One of the things I like best about summer is bringing home a box of peaches from the farmer's market or the orchard down the street, and having them sit on the kitchen counter for a few days, getting ever more ripe and tender; and then, while leaning over to get something from one of the upper cupboards, getting a big nose-full of that incomparable scent of soft sweetness. It's beyond me why the makers of fake foods think they can reproduce that aroma with "peach flavouring". Hah! I scorn their attempts, I laugh in their faces- hahahah!

Now to put all that goodness into jars for winter, when the snow flies and the scent the house is filled with is cinnamon simmering in the potpourri burner on the windowsill.

Life, the universe, and peach season. I love it.

17 August 2010

The Value of Nothing

First of all, apologies to Mr Raj Patel for stealing the title of his excellent book, which is on my to-read list, and which has nothing whatever to do with this post. It's just that it's too good a title to not use it for what I want to say.

We went camping on the weekend. There's nothing like a good camping trip for doing Nothing. Just sitting in a chair, with a cup of tea in hand, perhaps looking at the not-lit fire, listening to the chipmunk chattering in the underbrush, smelling that wonderfully spicy scent of the forest floor baking in the hot afternoon sun, like nature is preparing a batch of cinnamon buns. Watching said chipmunk scurrying out from said underbrush, rushing across the campsite, surreptitiously hopping on your picnic table and trying to steal a marshmallow from the bag where it is awaiting the evening's S'mores Toasting Feast. Doing Nothing. Why don't we do that more often?

Because, truth be told, there's no such thing as Nothing. We always do Something, even if it's watching little furry thieves snatch their overdose of sugar for the year (I wonder if the SPCA could get you for that? Luring with marshmallows. I can just see Chippy, once he's hooked, flogging his wares in the nearest dark forest alley: "Hey, you, want some snow? Three acorns, jus' for you!").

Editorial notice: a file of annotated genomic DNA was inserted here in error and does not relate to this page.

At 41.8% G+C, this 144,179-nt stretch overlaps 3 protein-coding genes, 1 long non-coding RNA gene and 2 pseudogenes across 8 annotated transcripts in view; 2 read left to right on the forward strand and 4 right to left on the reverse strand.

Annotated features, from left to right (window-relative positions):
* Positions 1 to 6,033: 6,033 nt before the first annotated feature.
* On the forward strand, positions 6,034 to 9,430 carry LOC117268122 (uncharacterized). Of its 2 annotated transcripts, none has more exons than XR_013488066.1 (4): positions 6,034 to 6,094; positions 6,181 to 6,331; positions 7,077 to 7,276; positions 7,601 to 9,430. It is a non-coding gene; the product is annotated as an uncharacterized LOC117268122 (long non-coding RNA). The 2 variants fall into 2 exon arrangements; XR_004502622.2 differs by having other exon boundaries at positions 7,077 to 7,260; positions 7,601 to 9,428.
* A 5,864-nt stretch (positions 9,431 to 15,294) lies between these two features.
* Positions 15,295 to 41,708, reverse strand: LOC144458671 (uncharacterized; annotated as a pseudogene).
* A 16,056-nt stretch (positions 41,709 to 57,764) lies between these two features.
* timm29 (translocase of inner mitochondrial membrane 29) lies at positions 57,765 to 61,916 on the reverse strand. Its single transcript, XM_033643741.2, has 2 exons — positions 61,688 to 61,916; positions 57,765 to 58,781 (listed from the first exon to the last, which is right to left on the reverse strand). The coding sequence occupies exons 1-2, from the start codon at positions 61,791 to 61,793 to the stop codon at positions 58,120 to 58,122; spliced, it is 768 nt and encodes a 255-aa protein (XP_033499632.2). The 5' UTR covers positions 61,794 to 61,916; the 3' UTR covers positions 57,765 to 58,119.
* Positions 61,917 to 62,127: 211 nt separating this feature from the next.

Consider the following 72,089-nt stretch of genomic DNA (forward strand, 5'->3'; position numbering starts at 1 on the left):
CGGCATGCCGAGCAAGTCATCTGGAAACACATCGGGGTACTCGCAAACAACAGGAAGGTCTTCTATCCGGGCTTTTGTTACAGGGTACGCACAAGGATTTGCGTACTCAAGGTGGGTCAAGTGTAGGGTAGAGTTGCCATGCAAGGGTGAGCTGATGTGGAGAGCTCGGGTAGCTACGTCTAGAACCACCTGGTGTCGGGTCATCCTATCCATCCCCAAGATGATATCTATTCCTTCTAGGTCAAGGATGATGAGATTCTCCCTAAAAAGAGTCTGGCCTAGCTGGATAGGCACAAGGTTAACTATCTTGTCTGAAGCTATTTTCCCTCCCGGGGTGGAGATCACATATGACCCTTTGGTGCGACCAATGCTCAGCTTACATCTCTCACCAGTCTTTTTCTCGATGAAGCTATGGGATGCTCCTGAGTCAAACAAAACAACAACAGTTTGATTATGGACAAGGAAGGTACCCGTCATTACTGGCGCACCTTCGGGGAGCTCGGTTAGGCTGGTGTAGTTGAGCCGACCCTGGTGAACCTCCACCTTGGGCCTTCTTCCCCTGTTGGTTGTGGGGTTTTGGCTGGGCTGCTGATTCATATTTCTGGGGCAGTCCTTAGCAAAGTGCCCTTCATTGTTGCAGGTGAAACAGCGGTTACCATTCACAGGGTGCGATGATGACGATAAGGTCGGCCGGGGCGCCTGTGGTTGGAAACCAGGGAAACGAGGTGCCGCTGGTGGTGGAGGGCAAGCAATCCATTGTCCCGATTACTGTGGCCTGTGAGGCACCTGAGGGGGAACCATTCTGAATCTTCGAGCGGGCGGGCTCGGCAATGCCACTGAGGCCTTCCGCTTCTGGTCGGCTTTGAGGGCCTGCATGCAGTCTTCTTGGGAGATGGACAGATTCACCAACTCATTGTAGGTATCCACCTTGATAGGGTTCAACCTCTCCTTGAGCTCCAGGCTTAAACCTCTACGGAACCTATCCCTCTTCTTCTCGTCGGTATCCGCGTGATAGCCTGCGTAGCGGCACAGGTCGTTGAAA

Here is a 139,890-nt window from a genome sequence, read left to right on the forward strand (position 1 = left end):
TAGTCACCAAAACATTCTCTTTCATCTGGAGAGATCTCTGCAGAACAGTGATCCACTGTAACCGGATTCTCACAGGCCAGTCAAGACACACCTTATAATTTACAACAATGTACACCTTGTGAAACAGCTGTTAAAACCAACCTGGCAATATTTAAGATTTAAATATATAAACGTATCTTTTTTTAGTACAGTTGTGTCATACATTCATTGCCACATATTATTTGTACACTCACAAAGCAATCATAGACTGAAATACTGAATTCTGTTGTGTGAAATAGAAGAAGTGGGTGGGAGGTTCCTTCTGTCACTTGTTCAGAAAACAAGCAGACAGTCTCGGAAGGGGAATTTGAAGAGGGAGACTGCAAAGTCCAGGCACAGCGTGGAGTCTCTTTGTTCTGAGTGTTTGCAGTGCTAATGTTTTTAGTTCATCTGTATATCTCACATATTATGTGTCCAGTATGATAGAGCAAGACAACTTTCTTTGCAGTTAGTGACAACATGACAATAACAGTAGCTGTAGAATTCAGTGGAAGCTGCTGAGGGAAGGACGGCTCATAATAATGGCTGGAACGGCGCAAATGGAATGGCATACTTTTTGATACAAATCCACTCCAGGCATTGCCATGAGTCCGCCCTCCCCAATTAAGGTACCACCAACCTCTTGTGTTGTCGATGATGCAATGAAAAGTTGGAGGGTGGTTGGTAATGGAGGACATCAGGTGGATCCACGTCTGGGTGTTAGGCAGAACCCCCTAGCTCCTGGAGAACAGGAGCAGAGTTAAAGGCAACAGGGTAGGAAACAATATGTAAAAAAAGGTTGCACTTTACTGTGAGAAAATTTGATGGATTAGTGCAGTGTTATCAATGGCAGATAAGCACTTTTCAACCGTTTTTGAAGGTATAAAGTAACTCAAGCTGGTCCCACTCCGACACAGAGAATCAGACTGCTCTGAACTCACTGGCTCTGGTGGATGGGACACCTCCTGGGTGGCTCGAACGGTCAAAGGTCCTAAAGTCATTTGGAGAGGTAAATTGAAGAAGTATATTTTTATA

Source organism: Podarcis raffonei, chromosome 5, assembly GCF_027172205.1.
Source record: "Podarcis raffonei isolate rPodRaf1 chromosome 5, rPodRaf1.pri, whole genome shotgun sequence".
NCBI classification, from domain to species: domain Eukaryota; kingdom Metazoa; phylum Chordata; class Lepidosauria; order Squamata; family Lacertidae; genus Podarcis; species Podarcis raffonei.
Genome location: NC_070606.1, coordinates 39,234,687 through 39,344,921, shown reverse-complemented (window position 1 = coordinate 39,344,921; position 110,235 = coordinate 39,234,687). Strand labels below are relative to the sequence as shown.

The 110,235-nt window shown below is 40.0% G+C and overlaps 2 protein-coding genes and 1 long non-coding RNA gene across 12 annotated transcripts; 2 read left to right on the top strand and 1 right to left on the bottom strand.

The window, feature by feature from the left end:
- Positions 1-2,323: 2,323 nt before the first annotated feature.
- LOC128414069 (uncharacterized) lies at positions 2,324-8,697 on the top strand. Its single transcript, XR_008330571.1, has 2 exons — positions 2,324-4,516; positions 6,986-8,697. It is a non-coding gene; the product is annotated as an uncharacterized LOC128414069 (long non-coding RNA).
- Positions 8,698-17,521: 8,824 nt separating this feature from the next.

Doing Something. The question is just what that Something is. In our product-oriented society, sitting and listening to the forest is considered Nothing. And because it's Nothing, we feel guilty doing it, unless we're on a camping trip.

And that, really, is silly. The Nothing of this kind, it is Something. It feeds your soul. There are so many starving souls around, dying from lack of Nothing. Because you can't measure, weigh or count it, we don't realize we're missing it. Until we stop, and inhale the cinnamon scent of the forest floor, and feel it filling up the hollow in our soul.

Incidentally, if, on your next camping trip, you see a crazed chipmunk racing around the campsite desperately searching for something, with little flecks of white in the corners of his mouth, don't give in to him. He's already had more marshmallow this year than is good for him.